Social SecurityThe Marylanders who testified before...

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January 28, 1995

Social Security

The Marylanders who testified before Congress (The Sun, Jan. 10) do have a legitimate complaint with Social Security, but neither the Republicans' nor the Democrats' plans will provide a remedy.

Jean McCauley stated her earnings would reach the Social Security ceiling of $11,280 in June; at that point she will lose $1 in benefits for every $3 she earns above the limit.

While some may argue a 33 percent marginal tax rate is high, it is certainly worthwhile to continue working.

The reason Mrs. McCauley must debate whether to continue working or not is that Social Security will withhold her entire next quarter's worth of benefits as soon as she earns $1 over the ceiling.

Say Mrs. McCauley earns $2,000 a month working, and in addition she receives $1,000 a month from Social Security. By June she will have earned $12,000 for the year, thus crossing the $11,280 ceiling.

Some simple arithmetic tells us she has earned $720 over the limit, and her benefit should be reduced by one-third of this amount, or $240.

Common sense would dictate sending her a check for $1,000 minus $240, or $760 in July. Instead Social Security will send no check in July, no check in August and no check in September.

What if she gets sick and can't work, or she is laid off or simply decides to take September off? Social Security will reconcile her account at the end of the year, but how is she supposed to make ends meet until then?

Instead of needing a raise in the income ceiling, these seniors merely need a change in the Social Security Administration's accounting practices . . .

Allen Smith

Carney

Newest Oxymoron

Has "Democratic Club" become the newest oxymoron?

It must have. According to The Sun Jan. 22, Baltimore County Councilman Louis DePazzo was voted out of the Battle Grove Democratic Club because he exercised his inalienable right to support the candidates of his choice in our most recent "democratically" created free election.

I am a strong supporter of the multi-party system that is a large part of the foundation of our great democratic government. I am a veteran, as are my brother and father, of wars fought to preserve that government and all it stands for.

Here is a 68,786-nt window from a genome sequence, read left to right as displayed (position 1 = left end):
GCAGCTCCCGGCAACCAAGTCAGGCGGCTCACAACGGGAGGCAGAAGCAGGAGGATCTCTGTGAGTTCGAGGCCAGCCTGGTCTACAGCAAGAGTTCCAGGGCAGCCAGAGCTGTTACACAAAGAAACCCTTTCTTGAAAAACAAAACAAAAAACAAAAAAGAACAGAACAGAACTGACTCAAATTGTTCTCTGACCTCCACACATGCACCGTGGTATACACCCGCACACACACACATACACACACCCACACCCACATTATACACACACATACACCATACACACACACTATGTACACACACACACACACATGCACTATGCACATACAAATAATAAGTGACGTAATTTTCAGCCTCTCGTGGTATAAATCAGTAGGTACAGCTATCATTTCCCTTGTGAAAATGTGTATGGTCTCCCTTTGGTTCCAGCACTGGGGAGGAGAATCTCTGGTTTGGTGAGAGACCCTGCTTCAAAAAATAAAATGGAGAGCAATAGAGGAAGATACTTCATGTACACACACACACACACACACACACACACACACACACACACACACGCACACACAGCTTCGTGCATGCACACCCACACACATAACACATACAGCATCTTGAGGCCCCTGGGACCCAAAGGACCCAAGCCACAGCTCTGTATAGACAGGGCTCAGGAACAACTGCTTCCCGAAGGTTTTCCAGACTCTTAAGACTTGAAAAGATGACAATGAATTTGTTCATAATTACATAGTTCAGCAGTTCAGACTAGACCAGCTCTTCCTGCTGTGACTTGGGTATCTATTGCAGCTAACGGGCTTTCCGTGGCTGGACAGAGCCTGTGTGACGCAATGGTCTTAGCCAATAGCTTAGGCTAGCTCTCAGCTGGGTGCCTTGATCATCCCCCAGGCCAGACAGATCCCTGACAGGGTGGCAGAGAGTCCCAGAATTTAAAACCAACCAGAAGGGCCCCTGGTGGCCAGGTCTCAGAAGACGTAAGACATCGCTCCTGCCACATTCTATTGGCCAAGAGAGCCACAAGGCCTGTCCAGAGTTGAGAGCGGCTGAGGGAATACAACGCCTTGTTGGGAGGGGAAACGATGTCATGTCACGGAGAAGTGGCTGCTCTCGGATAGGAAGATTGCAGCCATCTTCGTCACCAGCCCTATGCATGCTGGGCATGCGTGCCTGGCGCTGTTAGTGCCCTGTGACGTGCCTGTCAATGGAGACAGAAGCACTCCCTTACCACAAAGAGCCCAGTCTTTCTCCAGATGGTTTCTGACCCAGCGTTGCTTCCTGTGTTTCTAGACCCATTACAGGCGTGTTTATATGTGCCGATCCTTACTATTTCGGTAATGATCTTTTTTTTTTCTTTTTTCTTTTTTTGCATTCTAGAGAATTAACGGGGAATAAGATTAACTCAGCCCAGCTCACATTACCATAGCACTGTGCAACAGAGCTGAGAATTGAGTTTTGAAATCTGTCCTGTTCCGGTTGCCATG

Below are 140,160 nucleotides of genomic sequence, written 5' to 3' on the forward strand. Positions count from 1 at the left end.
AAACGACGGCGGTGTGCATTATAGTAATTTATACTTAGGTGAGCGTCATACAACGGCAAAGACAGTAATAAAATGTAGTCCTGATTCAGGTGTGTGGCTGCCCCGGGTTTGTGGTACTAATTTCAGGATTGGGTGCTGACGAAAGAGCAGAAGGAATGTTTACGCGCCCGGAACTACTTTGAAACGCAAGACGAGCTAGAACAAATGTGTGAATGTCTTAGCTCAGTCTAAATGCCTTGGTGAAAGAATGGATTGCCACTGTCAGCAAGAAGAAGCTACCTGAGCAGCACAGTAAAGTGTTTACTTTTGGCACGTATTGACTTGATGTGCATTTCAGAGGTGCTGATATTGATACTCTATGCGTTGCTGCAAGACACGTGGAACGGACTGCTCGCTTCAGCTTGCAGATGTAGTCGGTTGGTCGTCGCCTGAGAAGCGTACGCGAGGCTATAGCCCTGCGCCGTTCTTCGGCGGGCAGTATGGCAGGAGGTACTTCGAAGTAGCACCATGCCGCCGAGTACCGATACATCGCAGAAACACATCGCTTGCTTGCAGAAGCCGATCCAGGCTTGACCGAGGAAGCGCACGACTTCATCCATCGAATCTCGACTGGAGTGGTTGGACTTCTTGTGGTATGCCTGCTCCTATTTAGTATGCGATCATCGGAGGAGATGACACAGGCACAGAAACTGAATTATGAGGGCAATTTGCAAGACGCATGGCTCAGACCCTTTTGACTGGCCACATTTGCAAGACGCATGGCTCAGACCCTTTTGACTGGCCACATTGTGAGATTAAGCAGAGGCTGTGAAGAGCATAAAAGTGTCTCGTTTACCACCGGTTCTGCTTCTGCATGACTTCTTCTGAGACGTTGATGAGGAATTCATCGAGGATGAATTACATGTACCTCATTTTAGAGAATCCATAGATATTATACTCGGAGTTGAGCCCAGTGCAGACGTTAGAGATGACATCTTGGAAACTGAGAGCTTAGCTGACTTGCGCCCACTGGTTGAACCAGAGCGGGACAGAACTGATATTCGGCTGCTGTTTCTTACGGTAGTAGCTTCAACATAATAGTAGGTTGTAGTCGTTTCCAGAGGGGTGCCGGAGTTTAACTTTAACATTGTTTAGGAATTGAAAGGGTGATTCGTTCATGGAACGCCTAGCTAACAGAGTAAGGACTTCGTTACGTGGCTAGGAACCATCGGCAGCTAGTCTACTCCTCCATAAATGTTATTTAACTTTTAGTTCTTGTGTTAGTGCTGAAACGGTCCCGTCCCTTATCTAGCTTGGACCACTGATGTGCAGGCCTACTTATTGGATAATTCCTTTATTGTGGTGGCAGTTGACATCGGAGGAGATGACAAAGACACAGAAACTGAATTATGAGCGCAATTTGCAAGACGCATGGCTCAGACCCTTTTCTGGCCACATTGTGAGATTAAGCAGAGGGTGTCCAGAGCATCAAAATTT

Therefore, I find the action taken by the Battle Grove Democratic Club reprehensible and bordering on unpatriotic.

Mr. DePazzo's knowledge, experience and political savvy make him an asset to any organization, be it a political club or a county council.

But this Democratic club obviously holds party above all else, including friendship, respect and -- seemingly -- country.

For the record, I voted against Mr. DePazzo. Not because he was a Democrat, nor because he supported Republicans.

Ed Groff

Baltimore

Gingrich Smoke

Newt Gingrich's and his press secretary Tony Blankley's latest slanderous statements are so far out-of-bounds that an apology is called for.

The same week that Mr. Blankley wrote a "sputtering" explanation of the firing of the House historian over the "Nazi" flap, he described pro-health tobacco control activities as "Nazi."

In a New York Times interview, Mr. Blankley said he was unconcerned that his smoking in House chambers might conflict with anti-smoking laws. "I can't imagine that the [anti-]smoking Nazis have any sovereignty here," he said.

Mr. Gingrich and his spokesman have managed to insult Jewish groups and public health interests.

Representatives of both groups have denounced the statement as despicable, although neither Mr. Blankley nor Mr. Gingrich have dissociated themselves from it.

Quite the opposite of Nazis, tobacco control activists are interested in saving lives. Tobacco is by far the number one preventable cause of death and disease in our society.

As a member of the state medical society, I call on Mr. Gingrich to distance himself from this reckless slander which suggests he is more beholden to the tobacco industry and special interests that finance his election campaigns than to the American people.

Joseph Adams, M.D.

Towson

?3 The writer is secretary of Smoke Free Maryland.

Clean the Air

Why all the screaming, yelling and fuss about clear air, auto emission testing, etc.?

The Environmental Protection Agency wants to clean up the air. I say great.

Most people don't want to spend money on emission testing, or repairs to their cars. The auto makers don't want to build cleaner cars, which would increase prices and decrease profits.

Part of the answer may be mass transit. How much of the automobile-generated air pollution could be attributed to traffic back-ups, disabled vehicles, accidents and rubbernecking? When these things foul up traffic, we have too many cars on the road.

In the last several months I have cut my driving time, gasoline expenses and the amount of auto-generated air pollution by two-thirds. How? By joining a car pool with two other people.

Now I have two new friends, more time to read the newspaper, scan my mail, nap or enjoy the scenery along the Beltway.

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